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Part of Historic Building, Meant to Be Preserved, Destroyed After Miscommunication

Part of a historic building, meant to be saved from demolition and recognized as a heritage site, has been bulldozed thanks to a miscommunication. 

The Hanoi People’s Committee had previously decided to knock the building down in order to construct a new ring road. According toDan Tri, many in the capital had expressed a desire for the building to be restored, leading the committee to alter its plans. Local experts, architects and town planners all petitioned for the building to be saved. 

The elegant two-story house at 128C Dai La Street features archetypal red roof tiles, egg-yolk facades and is of significant historical importance. Once a French radio transmission station, the villa was the first home of the radio station The Voice of Vietnam.

On September 7, 1945, its first broadcast proclaimed its own birth, as well as the independence of Vietnam: “This is The Voice of Vietnam, broadcasting from Hanoi, the capital of the Democratic Republic of Vietnam.”

At 11:30am on that day, Duong Thi Ngan read out the Vietnamese Declaration of Independence given by Ho Chi Minh at Ba Dinh Square just five days prior. This announcement, which reached all people throughout the country, and even many countries worldwide, began with the phrase, “All men are created equal...”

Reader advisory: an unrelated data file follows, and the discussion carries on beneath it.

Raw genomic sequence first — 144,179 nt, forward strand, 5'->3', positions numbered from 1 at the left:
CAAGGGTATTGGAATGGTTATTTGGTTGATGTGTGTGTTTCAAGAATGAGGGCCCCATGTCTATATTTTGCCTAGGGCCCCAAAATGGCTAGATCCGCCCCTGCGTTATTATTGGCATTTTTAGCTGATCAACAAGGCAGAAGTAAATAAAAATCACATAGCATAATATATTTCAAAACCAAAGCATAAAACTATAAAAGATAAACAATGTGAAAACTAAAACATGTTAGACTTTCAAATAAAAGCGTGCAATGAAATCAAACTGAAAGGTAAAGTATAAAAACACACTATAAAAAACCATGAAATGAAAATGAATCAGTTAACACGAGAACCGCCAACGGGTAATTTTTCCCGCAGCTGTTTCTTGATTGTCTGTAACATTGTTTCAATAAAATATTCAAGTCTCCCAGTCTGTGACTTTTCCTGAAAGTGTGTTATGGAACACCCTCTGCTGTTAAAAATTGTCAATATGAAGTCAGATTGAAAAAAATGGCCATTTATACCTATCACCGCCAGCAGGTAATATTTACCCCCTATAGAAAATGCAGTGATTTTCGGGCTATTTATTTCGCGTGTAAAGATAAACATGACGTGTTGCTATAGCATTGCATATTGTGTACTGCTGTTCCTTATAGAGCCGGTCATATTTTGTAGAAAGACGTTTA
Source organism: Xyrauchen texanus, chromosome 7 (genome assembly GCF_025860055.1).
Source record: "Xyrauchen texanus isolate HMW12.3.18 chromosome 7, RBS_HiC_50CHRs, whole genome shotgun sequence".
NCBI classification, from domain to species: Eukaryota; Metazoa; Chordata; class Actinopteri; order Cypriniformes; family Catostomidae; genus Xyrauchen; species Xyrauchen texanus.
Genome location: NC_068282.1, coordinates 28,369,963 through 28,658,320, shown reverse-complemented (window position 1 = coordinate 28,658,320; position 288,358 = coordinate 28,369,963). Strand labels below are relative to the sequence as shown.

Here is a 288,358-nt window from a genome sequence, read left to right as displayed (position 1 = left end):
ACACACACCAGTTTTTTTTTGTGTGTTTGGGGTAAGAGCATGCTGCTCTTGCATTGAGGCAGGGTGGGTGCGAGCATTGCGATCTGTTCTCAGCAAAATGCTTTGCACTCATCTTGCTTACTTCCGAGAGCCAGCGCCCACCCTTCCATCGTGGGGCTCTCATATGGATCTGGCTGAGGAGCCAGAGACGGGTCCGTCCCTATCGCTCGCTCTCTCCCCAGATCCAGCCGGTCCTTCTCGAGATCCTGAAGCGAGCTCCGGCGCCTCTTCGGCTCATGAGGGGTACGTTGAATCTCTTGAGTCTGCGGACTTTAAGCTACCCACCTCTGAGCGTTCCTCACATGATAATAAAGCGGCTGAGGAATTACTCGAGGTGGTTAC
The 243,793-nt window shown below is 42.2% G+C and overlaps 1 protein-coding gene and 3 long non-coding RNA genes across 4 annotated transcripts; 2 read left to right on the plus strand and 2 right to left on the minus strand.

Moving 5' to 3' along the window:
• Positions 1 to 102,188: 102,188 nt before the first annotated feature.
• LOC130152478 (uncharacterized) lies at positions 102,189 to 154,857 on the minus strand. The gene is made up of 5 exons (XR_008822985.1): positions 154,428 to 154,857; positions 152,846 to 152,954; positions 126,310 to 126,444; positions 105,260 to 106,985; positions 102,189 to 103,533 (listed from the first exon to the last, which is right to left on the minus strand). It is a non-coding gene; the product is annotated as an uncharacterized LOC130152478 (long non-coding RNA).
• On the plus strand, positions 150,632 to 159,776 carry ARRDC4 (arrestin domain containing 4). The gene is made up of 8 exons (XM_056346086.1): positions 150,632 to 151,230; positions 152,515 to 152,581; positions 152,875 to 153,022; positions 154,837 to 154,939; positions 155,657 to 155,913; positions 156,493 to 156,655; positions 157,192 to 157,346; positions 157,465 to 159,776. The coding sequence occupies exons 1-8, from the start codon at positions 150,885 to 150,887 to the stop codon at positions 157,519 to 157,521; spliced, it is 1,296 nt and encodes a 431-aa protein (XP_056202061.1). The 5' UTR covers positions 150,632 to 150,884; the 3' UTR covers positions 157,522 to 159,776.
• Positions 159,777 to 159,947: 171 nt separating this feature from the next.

According to recent reports from Tuoi Tre, preservation experts and city officials met on February 10 to discuss the proposal to preserve the building. 

Due to a communication error, the building's owner, a private company, had already begun demolishing a section of the building on February 9. The company said they hadn't received any orders not to destroy it. The only thing they have on paper is the request to bulldoze the building to make space for the new ring road. 

While officials were able to halt the destruction, a large section of the building has already been flattened, as can be seen in numerous photos in the Tuoi Tre article. It is yet to be decided how efforts to preserve the building will continue. 

The Hanoi People’s Committee had previously decided to knock the building down in order to construct a new ring road. According to Dan Tri, many in the capital had expressed a desire for the building to be restored, leading the committee to alter its plans.
 
Local experts, architects and town planners petitioned for the building to be saved. 

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